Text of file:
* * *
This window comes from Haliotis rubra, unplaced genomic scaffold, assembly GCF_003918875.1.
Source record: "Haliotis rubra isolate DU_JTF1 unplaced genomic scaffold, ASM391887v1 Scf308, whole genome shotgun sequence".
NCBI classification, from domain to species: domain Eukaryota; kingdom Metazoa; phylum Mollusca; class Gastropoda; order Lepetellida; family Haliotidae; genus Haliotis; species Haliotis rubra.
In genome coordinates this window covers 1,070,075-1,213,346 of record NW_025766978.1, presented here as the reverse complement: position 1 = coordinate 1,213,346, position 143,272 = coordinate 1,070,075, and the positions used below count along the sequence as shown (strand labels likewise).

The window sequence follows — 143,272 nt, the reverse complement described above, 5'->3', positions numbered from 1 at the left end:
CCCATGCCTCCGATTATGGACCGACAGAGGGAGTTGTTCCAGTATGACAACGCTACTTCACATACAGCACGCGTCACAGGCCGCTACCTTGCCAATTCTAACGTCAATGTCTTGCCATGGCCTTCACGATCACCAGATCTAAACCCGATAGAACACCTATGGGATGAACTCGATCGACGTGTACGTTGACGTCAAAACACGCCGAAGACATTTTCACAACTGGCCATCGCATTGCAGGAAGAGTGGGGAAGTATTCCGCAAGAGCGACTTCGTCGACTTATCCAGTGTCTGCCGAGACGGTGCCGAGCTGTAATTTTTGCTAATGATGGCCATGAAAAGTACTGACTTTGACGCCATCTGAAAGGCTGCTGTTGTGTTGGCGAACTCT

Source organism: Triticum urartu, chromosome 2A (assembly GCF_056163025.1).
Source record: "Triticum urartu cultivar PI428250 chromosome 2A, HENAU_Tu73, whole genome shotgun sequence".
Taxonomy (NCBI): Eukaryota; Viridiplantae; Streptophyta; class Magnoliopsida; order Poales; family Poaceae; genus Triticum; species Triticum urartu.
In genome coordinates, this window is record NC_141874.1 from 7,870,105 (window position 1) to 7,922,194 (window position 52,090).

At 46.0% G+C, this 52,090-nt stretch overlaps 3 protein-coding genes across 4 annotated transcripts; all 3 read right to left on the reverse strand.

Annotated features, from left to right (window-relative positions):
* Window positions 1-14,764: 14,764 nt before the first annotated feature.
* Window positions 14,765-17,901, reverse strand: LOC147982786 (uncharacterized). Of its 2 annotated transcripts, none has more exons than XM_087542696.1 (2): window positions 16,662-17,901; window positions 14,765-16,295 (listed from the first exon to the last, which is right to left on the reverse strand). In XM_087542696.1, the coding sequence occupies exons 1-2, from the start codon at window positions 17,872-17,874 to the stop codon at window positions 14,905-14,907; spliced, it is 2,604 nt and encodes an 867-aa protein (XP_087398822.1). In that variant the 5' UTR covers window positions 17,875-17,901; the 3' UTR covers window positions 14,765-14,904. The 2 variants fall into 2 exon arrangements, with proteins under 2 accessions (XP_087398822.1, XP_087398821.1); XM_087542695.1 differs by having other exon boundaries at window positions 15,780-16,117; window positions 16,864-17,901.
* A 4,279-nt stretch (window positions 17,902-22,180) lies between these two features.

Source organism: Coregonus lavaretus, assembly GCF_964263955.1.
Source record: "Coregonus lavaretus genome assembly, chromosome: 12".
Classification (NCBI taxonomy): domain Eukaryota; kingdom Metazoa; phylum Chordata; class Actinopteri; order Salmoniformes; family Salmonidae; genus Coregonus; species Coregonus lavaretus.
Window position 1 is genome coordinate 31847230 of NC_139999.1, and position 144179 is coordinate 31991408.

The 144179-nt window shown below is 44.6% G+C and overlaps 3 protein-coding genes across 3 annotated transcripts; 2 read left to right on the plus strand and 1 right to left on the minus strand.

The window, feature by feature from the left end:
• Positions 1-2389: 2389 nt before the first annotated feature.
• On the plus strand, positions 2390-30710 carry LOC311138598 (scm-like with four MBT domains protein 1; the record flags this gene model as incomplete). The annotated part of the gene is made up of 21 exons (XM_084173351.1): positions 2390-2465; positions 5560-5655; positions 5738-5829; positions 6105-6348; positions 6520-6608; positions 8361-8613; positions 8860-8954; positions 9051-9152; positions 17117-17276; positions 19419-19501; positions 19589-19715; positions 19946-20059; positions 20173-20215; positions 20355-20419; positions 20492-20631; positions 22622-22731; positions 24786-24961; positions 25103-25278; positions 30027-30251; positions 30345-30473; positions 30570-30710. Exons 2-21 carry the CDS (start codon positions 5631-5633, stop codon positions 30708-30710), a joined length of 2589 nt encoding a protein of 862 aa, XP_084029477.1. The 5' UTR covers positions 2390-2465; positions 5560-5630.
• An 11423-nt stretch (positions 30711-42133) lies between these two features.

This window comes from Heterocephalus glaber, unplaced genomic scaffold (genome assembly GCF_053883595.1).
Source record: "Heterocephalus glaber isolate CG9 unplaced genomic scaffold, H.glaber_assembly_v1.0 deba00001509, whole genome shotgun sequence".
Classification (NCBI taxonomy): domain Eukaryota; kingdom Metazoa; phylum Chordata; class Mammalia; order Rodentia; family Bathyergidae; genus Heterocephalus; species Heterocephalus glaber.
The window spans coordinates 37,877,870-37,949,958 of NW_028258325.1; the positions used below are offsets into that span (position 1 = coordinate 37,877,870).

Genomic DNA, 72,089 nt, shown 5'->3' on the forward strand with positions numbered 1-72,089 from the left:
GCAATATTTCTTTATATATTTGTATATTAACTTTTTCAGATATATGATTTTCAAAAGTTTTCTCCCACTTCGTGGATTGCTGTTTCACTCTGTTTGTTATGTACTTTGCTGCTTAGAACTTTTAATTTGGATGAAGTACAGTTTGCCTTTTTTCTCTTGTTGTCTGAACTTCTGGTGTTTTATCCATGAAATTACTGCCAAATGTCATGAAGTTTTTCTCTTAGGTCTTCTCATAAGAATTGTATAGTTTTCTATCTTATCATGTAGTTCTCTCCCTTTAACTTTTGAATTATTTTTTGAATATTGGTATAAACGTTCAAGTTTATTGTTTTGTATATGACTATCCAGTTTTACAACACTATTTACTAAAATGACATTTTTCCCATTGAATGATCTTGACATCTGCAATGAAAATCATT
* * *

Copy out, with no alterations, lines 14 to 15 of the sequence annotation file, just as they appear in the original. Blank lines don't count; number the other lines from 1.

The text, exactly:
* Window positions 14,765-17,901, reverse strand: LOC147982786 (uncharacterized). Of its 2 annotated transcripts, none has more exons than XM_087542696.1 (2): window positions 16,662-17,901; window positions 14,765-16,295 (listed from the first exon to the last, which is right to left on the reverse strand). In XM_087542696.1, the coding sequence occupies exons 1-2, from the start codon at window positions 17,872-17,874 to the stop codon at window positions 14,905-14,907; spliced, it is 2,604 nt and encodes an 867-aa protein (XP_087398822.1). In that variant the 5' UTR covers window positions 17,875-17,901; the 3' UTR covers window positions 14,765-14,904. The 2 variants fall into 2 exon arrangements, with proteins under 2 accessions (XP_087398822.1, XP_087398821.1); XM_087542695.1 differs by having other exon boundaries at window positions 15,780-16,117; window positions 16,864-17,901.
* A 4,279-nt stretch (window positions 17,902-22,180) lies between these two features.